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Jason Allen (better known as J. Anthony Allen) has worn the hats of composer, producer, songwriter, engineer, sound designer, DJ, remix artist, multi-media artist, performer, inventor, and entrepreneur. Allen is a versatile creator whose diverse project experience ranges from works written for the Minnesota Orchestra to pieces developed for film, TV, and radio. An innovator in the field of electronic performance, Allen performs on a set of “glove” controllers, which he has designed, built, and programmed by himself. When he’s not working as a solo artist, Allen is a serial collaborator. His primary collaborative vehicle is the group Ballet Mech, for which Allen is one of three producers. 

J. Anthony Allen teaches at Augsburg University in Minneapolis, MN, where he runs the Music, Media, and Management program. He is also an Ableton Live Certified Trainer,  co-founder, owner and CEO of Slam Academy, a multimedia educational space in downtown Minneapolis, the CTO of Ion Concert Media, and sole owner and producer of music education courses under the umbrella of Punkademic Courses. Recently, Allen founded Hackademica – an innovative net-label for new music. 

J. has a PhD in music composition, 2 Master’s degrees in music composition and electronic music, and a bachelors degree in guitar performance. Through his academic travels, Dr. Allen has received numerous awards along the way. 

If you run into him on the street, he prefers to be addressed as J. (as in, Jay.)

 

Edited by abacab

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One other thing I'll throw out in this discussion. But let me preface this first by saying I love Cakewalk, have been using it close to 20 years, was one of those who originally paid cold hard cash for the program. I think its very good and use it almost everyday. However, Cakewalk (like most other Windows based software) is moving more and more to Windows 10 and compatibility with Windows 7 and 8 is no longer guaranteed. I understand the reasons and advantages of doing this. However, for me I will not be moving to Windows 10. I have too many issues with Windows 10.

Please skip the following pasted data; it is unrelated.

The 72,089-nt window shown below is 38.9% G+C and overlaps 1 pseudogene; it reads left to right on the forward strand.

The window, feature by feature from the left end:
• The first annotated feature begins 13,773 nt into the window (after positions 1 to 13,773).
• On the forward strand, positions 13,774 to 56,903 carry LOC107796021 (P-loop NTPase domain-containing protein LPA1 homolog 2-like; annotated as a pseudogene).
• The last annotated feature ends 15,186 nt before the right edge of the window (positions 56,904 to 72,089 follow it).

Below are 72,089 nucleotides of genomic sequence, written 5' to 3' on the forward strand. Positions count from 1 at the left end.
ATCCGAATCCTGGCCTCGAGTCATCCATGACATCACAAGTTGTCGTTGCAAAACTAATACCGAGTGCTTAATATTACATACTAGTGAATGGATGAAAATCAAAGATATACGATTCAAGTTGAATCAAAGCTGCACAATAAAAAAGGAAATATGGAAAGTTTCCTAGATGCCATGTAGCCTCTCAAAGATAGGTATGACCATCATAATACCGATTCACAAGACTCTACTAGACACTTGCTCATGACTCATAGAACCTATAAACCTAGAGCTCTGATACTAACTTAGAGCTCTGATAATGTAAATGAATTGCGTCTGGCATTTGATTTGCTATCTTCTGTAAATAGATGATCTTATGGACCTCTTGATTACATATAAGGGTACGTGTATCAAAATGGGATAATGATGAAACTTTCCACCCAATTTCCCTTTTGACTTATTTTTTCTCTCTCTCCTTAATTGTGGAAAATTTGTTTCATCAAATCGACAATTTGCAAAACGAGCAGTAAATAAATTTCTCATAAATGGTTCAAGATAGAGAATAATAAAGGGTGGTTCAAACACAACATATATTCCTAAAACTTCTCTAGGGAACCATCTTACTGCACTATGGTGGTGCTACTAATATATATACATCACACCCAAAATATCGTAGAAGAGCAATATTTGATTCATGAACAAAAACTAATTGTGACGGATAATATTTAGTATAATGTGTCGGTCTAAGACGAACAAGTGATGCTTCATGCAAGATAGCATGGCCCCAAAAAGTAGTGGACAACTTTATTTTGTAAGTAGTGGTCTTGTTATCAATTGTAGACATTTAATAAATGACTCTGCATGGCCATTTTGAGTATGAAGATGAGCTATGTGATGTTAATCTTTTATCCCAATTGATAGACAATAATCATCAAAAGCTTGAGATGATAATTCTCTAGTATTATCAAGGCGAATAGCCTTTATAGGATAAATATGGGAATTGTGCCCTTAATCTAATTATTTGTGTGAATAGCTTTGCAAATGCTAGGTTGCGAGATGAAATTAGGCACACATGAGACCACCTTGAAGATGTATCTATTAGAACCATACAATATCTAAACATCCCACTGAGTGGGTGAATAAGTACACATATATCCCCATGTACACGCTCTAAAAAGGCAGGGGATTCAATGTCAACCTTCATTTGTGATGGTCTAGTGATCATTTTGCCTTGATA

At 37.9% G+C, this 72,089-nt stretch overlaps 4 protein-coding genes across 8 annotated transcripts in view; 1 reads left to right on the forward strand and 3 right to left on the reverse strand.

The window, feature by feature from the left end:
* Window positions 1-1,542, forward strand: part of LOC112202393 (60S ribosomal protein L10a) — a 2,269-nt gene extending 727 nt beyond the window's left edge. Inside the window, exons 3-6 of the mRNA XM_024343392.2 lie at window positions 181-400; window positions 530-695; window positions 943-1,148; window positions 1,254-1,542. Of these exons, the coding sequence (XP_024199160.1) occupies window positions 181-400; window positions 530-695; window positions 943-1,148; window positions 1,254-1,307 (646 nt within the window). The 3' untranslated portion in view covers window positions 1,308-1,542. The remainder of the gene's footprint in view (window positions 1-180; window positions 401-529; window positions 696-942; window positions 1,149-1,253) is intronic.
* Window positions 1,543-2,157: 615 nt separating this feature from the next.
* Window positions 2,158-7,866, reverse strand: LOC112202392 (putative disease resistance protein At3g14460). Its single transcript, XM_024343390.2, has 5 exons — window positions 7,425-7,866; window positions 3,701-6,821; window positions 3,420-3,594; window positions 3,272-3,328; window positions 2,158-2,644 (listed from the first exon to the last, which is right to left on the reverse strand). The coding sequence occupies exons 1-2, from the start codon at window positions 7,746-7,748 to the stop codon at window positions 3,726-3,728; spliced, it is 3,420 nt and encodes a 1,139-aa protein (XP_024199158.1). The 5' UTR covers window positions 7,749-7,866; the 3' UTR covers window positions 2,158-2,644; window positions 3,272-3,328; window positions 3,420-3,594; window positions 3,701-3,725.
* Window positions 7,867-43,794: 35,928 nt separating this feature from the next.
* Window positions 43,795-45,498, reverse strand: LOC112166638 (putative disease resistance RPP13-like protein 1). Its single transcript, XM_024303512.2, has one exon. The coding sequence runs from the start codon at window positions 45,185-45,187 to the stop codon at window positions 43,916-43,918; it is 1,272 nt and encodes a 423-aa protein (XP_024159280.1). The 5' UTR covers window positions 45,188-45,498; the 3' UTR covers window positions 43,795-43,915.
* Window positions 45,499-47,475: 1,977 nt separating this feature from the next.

Instead I currently use Linux Mint for most everything I do on the computer (except audio).  Have been using Linux for nearly 10 years now. Why do I bring this up? One thing that REAPER has that Cakewalk does not have is a Linux version. Cakewalk is very much a Windows product. REAPER can be used on Windows, Mac and Linux. If I create a template in Windows it transfers just fine to the Linux version, and vice-versa.

One thing to be aware of is that REAPER for Linux is still considered experimental. But they do have versions for i686, x86-64, AARCH64 and ARM v71.

Just something else to think about.

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13 minutes ago, Mandolin Picker said:

One other thing I'll throw out in this discussion. But let me preface this first by saying I love Cakewalk, have been using it close to 20 years, was one of those who originally paid cold hard cash for the program. I think its very good and use it almost everyday. However, Cakewalk (like most other Windows based software) is moving more and more to Windows 10 and compatibility with Windows 7 and 8 is no longer guaranteed. I understand the reasons and advantages of doing this. However, for me I will not be moving to Windows 10. I have too many issues with Windows 10.

Instead I currently use Linux Mint for most everything I do on the computer (except audio).  Have been using Linux for nearly 10 years now. Why do I bring this up? One thing that REAPER has that Cakewalk does not have is a Linux version. Cakewalk is very much a Windows product. REAPER can be used on Windows, Mac and Linux. If I create a template in Windows it transfers just fine to the Linux version, and vice-versa.

One thing to be aware of is that REAPER for Linux is still considered experimental. But they do have versions for i686, x86-64, AARCH64 and ARM v71.

Just something else to think about.

I hear ya. I started using Linux about 20 years ago. It is the most stable computer OS that I have ever touched!

But I have also been using Windows for at least the same amount of time for MIDI & audio, which actually started because I couldn't afford a Mac in the late 90's. 😢

 I still would consider the whole desktop experience on Linux as experimental. But Linux has dominated the server world, and even Microsoft has finally caved and uses Linux in the Azure cloud.

But for the desktop, and especially music production, my opinion is that life is too short to use an experimental platform for music, if all you really want to do is make music! But if you wish to be a computer engineer, carry on!

Cheers! 😉

Edited by abacab